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First patient to receive blood plasma

The first patient has received the experimental blood plasma treatment for COVID-19.

First blood plasmaAnn Kitchen [pictured right], 63, became the first patient to receive the experimental blood plasma treatment for COVID-19 as part of a landmark trial at Guy’s and St Thomas’ NHS Foundation Trust.

The trial is co-led by Dr Manu Shankar-Hari, a consultant in Intensive Care Medicine at Guy’s and St Thomas’ NHS Foundation Trust who is also an NIHR Clinician Scientist and Reader at King’s College London, along with experts from NHS Blood and Transplant and the University of Cambridge.

As one of the top trusts in England for research, Guy’s and St Thomas’ NHS Foundation Trust’s research is playing a key part in identifying and testing COVID-19 treatments and diagnostics.

The treatment, known as convalescent plasma is being tested for patients who are severely ill with COVID-19 as part of the national priority trial REMAP-CAP.

Supported by the National Institute for Health Research (NIHR), REMAP-CAP is an international trial testing different treatments for patients who are seriously ill with COVID-19.

Ann was admitted to St Thomas’ Hospital at the end of April with coronavirus symptoms, and following a test was diagnosed with COVID-19.

Despite the best efforts of clinical teams Ann’s condition deteriorated significantly enough to require admission to the intensive care unit. While receiving care in the unit, Ann was approached to participate in the convalescent plasma trial.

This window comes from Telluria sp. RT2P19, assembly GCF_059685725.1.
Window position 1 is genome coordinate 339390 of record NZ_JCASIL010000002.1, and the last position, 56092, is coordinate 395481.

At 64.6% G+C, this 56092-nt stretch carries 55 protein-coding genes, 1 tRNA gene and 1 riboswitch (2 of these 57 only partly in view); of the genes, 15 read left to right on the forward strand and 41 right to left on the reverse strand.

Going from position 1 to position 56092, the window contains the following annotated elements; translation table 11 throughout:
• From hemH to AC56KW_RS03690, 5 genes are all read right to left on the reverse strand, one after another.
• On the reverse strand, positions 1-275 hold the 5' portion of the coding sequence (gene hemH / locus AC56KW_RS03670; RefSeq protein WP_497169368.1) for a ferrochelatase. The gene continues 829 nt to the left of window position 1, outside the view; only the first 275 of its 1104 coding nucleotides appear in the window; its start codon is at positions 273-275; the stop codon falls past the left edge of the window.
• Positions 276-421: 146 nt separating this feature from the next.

The convalescent plasma treatment uses plasma donations from patients who have recovered from COVID-19. This plasma is transfused into COVID-19 patients whose bodies are not producing enough of their own antibodies against the virus, in an attempt to support the patients fighting the disease.

The research lab run by Dr Shankar-Hari within the King’s College London School of Immunology and Microbial Sciences, is coordinating the science behind the convalescent plasma treatment.

Ann, who lives near St Thomas’, has dedicated most of her adult life to supporting the community in Lambeth, working as a volunteer with local young people for over 30 years and has a strong connection with the hospital.

All of her seven children were born at St Thomas’Hospital and her late husband had been treated at the hospital for 27 years for a long-term condition.

Talking about taking part in the trial Ann said:

When I was approached to take part in this research I was a little apprehensive, but someone has to be the first to take part in trialling new ways of helping people to recover from this disease, so I thought ‘why not me’?!
The research team was very supportive and answered all my questions. And I did it!

She added:

It is great to know that this hospital which is so close to my heart is testing new ways to treat patients and I am glad that I was able to be a small part of that.

Talking of this milestone for the trial, Dr Manu Shankar-Hari said:

Convalescent plasma is a promising treatment that could help patients whose bodies aren’t producing enough antibodies to curb the disease. This trial will help us understand whether the treatment should be used more widely to treat COVID-19.
 We are incredibly grateful to Ann and all the patients who are taking part in our COVID-19 trials and to their families. At a difficult time for them, our patients are taking part in studies that will help us to understand more about how to treat the condition.

Ann was discharged from hospital on the 15 May, and is recovering well at home with her family.

To read the story in full, visit the Guy’s and St Thomas’ NHS Foundation Trust’s website.

King’s Health Partners Haematology is developing a world-leading patient-centered service that takes the latest research from bench to bedside.